Throughout the 70s the Baobab sound was virtually unstoppable, until the Star Band came back with a vengeance, boasting a sensational new mbalax sound and a captivating vocalist with a searing falsetto, Youssou N'Dour. When the charismatic N'Dour formed his own group, Super Étoile de Dakar, in 82, it was all over for Baobab.
Yet before Attisso put down his guitar to practise law in Togo, he called Moussa Diallo, who had a portable two-track recorder. Together with pals Sidibe and Gomis, Attisso put everything he had left into one all-night session, knowing that those songs could be their last.
The results were released on cassettes and subsequently pirated, which provided the name for Baobab's all-time classic Pirates Choice (World Circuit/Nonesuch) collection. In 2001, Pirates Choice was NOW Magazine's consensus selection for the top recording of the previous 20 years.
"When I left the group to become a lawyer," recalls Attisso solemnly, "I gave my guitar to the younger members of the band, thinking I would never come back to music again. Over the years I had many regrets about what I'd given up by leaving Baobab. I still had many musical ideas, yet I knew I would never play in any band but Baobab.
"I could no longer hear our music be.ing played on the radio. For me, it was finished. Baobab was forgotten."
Not quite. When the Pirates Choice reissue started selling far better than anticipated, World Circuit's Nick Gold – the brains behind the Buena Vista Social Club concept – thought it might be worthwhile to try re-forming Orchestra Baobab for a few gigs.
Similarly, Gold got much more than he bargained for. Attisso and company didn't want to be a reasonable Baobab facsimile; they were determined to be better than before. They wouldn't settle for their Specialist In All Styles reunion album to be anything less than spectacular.
And with the production assistance of their old nemesis Youssou N'Dour – nice touch – they've managed to pull off one of the greatest comebacks in music history.
"When we got back together to play," says Attisso, "I think we all found it easy to be Baobab again. The sound and the feeling of Baobab were still inside us. We never lost it."
While Attisso and Ben Geloune insist that they always knew the Baobab sound could catch on outside of West Africa with the proper exposure, the effusive critical acclaim and adulation they're getting everywhere they appear has been a stunning surprise.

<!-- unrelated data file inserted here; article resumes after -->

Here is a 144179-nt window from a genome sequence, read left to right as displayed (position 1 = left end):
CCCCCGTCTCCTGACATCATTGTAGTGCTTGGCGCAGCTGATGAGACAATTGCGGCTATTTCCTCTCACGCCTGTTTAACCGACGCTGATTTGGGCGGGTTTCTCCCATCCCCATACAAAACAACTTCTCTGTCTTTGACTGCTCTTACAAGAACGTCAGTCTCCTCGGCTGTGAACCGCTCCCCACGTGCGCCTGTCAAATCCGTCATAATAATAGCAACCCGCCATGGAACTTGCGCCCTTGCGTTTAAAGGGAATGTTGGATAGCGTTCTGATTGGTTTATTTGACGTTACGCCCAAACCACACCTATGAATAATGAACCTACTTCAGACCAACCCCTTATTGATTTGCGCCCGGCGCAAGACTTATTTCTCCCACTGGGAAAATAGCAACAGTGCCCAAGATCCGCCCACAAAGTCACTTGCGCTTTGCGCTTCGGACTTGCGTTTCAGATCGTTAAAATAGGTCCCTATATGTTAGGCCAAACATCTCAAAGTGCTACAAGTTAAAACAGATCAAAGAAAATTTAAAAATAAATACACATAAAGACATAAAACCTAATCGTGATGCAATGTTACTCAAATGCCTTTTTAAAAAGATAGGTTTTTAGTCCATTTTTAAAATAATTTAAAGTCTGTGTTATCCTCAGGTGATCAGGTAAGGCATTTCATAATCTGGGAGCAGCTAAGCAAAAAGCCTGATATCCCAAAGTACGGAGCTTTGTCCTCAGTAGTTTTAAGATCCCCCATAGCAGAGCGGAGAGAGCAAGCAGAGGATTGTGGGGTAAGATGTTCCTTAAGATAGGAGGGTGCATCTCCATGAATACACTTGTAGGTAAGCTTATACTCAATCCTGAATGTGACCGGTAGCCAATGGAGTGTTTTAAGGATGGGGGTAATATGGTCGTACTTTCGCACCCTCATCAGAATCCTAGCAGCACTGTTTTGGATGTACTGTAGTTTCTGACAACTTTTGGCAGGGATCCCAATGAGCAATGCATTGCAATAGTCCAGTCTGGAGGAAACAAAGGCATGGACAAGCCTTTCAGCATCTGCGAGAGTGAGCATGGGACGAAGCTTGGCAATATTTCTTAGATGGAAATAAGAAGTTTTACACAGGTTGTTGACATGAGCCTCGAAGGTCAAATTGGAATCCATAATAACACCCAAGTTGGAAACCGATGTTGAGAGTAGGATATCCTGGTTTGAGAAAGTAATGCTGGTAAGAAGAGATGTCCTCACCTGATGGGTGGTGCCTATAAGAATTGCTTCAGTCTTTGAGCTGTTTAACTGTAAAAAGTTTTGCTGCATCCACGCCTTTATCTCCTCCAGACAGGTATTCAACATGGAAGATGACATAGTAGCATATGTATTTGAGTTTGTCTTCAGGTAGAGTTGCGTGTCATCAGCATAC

"We were very well received at our first show in Mexico City. Afterwards, our hosts treated us to a wonderful meal, and when we finished eating, a mariachi band appeared to perform for us. But it wasn't their own songs... they were playing the music of Baobab!
"I could not imagine a more beautiful gift."
Harbourfront Orchestra Baobab's new Specialist In All Styles shows the group at their very best, yet, sadly, many of their most-loved 70s recordings remain out of print or scattered haphazardly on hard-to-find discs with little information about the sources. Here's a survey of what's currently available of Orchestra Baobab's finest accomplishments.
2002 Specialist In All Styles (World Circuit/Nonesuch) After a 15-year hiatus, Orchestra Baobab magically appear from out of nowhere sounding better than ever. Astonishingly great!
2001 Pirates Choice (World Circuit/Nonesuch) A remastered double-disc reissue of Baobab's classic Pirates Choice LP, compiled from 82's Senegambie and Ngalam cassettes, with bonus tracks. The combination of rolling grooves and interweaving guitar and saxophone lines is transfixing.
1999 Roots And Fruit: African Dancefloor Classics (PAM) An odd sampling of cool mid-period Baobab. Far from dance-floor fodder, it's still a good way to hear stuff from the rare LPs Aduna Jarul Naawoo, '75 and Une Nuit Au Jandeer.
1998 N'Wolof (Dakar Sound) Some of the earliest Baobab recordings (70-71), previously issued on 75's Visage Du Sénégal LP along with a few previously unknown artifacts. The origins of the swinging Baobab sound.
1994 Bamba (Stern's Africa) Late-period Baobab material taken from 1980's Mohamadou Bamba and 81's Sibou Odia LPs. Interesting but not essential.
1992 On Verra Ça: The 1978 Paris Sessions (World Circuit) The two volumes of 78's Baobab A Paris LPs on one disc including the fan fave Tante Marie. Orche stra Baobab